Last night, in the men’s figure skating short program, America’s medal hopeful Nathan Chen had a disastrous routine. He still qualified for tonight’s free skate, but his performance was so bad—by his standards—that he has no chance to medal. It’s a big disappointment for the 18-year-old and for U.S. skating, but certainly not a career-ender. However, it was glaringly obvious that he wasn’t prepared for the pressure of figure skating’s most prestigious event, and really the only one in which the eyes of the entire world are on the sport. While his top competitors aced their routines, Chen made an error on every jump, and fell on his first.
Now, in Chen’s defense, he was facing an unbelievable amount of stress. Everything in his career thus far led up to those three minutes on the ice in PyeongChang, and when you consider how much is at stake in such a short window, and how many eyes are on these skaters, it’s actually amazing that anybody manages not to wilt.
That said, the Olympics are very good for figure skating. Without the spotlight that shines on the sport every four years, it’s impossible to imagine the loss of prestige. Whatever status it maintains would disappear overnight, and with it the money that fuels national training programs. Insofar as there is “hype” generated by the media, it’s a good thing—figure skating is one of the centerpieces of the winter Olympics (data is difficult to find, but I can’t imagine that any sport draws higher ratings in America, with the possible exception of a gold medal men’s hockey game), and media coverage is a big reason for that. Television magnifies the drama and beauty and athleticism inherent to the sport, and creates compelling, almost unbearably tense narratives. It’s unmissable.
So the extent that the U.S. media is responsible for any hype surrounding Nathan Chen, I would argue that it’s good for figure skating, and therefore good for Chen himself. His personal net worth is likely in the millions, and without the Olympic hype, there’s no way he would have signed endorsement deals with Kellogg’s, Bridgestone, United Airlines, Nike, Coca-Cola. Or, if he would have landed some of those deals, they would be far less lucrative.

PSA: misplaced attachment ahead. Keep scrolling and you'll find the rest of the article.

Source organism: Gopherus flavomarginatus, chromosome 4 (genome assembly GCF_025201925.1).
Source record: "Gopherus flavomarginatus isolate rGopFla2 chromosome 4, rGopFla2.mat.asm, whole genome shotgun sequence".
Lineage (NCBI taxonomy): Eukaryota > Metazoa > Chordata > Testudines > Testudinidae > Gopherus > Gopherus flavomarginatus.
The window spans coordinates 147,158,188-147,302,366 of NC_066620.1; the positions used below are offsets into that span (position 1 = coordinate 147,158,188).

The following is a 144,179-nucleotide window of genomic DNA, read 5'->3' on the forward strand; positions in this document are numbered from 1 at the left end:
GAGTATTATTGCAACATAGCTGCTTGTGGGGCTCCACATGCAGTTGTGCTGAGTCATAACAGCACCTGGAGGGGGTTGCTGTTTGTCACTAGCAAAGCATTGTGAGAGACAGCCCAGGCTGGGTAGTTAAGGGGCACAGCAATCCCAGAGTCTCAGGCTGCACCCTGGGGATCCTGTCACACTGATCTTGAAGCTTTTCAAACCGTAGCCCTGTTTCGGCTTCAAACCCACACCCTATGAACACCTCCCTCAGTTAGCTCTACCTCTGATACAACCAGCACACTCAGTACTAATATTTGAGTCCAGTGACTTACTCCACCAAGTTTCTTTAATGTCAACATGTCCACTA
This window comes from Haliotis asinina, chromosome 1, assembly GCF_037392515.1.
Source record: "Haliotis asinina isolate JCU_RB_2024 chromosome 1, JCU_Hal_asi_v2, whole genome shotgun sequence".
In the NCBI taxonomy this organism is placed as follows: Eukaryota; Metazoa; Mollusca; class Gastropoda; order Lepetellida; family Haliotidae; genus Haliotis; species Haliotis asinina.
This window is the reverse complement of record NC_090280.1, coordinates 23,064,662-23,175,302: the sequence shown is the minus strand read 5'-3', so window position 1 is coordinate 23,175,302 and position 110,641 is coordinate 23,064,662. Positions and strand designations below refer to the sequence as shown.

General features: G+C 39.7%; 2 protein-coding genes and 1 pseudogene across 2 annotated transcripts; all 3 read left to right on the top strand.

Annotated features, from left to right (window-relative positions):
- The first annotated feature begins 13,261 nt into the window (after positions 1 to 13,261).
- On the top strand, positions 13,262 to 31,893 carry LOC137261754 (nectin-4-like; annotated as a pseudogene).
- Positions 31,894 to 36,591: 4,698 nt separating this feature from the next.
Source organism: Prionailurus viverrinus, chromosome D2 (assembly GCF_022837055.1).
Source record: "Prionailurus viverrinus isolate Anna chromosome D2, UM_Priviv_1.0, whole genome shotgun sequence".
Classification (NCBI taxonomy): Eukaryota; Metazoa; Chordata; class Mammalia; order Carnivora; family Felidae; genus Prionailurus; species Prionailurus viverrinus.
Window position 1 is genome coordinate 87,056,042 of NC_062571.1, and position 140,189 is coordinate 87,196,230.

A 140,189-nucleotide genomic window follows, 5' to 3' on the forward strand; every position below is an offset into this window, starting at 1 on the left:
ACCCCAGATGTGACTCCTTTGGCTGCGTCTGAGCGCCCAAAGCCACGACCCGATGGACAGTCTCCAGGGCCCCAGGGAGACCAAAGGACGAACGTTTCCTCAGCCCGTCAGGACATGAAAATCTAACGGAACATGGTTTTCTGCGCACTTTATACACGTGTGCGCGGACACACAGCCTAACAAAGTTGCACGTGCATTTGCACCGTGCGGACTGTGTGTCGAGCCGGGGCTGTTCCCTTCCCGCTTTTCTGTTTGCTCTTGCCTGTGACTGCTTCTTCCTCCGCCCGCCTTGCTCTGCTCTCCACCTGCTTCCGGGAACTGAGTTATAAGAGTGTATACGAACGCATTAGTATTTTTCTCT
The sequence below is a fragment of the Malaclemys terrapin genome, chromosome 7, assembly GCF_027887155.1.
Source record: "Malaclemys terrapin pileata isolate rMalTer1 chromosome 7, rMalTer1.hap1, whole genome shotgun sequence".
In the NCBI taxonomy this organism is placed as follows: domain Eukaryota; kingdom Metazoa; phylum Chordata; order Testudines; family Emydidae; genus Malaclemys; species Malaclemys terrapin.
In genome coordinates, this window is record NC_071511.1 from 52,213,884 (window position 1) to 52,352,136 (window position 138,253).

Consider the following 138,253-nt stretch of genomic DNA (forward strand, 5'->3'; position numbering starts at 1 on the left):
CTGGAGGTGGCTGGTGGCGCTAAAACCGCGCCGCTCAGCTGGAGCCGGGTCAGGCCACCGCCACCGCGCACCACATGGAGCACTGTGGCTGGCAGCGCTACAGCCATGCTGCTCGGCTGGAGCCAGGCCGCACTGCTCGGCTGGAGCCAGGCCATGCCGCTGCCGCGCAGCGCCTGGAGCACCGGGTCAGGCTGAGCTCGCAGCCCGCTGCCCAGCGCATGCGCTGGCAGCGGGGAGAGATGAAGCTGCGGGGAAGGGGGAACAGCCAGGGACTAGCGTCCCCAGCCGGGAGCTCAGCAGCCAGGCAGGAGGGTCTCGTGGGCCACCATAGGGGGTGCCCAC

And even with that hype taken into account, it’s still not really that much hype, at least by American sport standards. I’m a huge sports fan, and I love the winter Olympics, but until a month ago, I had never heard of Nathan Chen. In a week, I will forget him again until 2022 at the earliest. My experience reflects the overwhelming majority of American fans—figure skating only resonates in the national consciousness once every four years. Try telling someone like LeBron James or Tom Brady that the media spotlight on Chen is too harsh.
Which brings us back to last night. Chen failed, but his fans couldn’t accept that his failure is part of sports. Almost immediately on my Twitter feed, I saw an emerging narrative: It was the media’s fault. They over-hyped him. They put too much pressure on him. This media-blaming, of course, has become an almost reflexive tic of the American brain, it comes from both the left and right, and it’s certainly not limited to sports. Journalists are the scapegoats that can be blamed for everything (as if the state of the media is anything more than a reflection of the national appetite), and while I wouldn’t presume to absolve us of all guilt, I find it especially ridiculous when applied to figure skating.
Here are a few examples of the “poor Nathan” media-blaming from the last 24 hours:
There's many, many more, and you can see them here if you so desire. What's funny is that just a few days ago, some people were complaining that Chen didn't get enough attention because of our collective fascination with fellow skater Adam Rippon:
A few final thoughts:
1. Nathan Chen is not the first teenager to face intense Olympic pressure. There have been many before him, and many have succeeded.
2. Figure skating is a sport that comes with intense pressure, should an athlete make the Olympic games. It’s in the nature of the competition, and no athlete who partakes should expect anything but the brightest spotlight at the Olympic games. It’s hard to win a gold medal, and that’s as it should be.
3. Nathan Chen is a millionaire because of the media.
4. All the fools throwing blame around are only able to watch Nathan Chen, and form whatever relationship they think they have with him, because of the media.
5. Go Adam Rippon. And go Nathan Chen! May you exorcise all the demons in tonight’s free skate, and bring home gold in Beijing.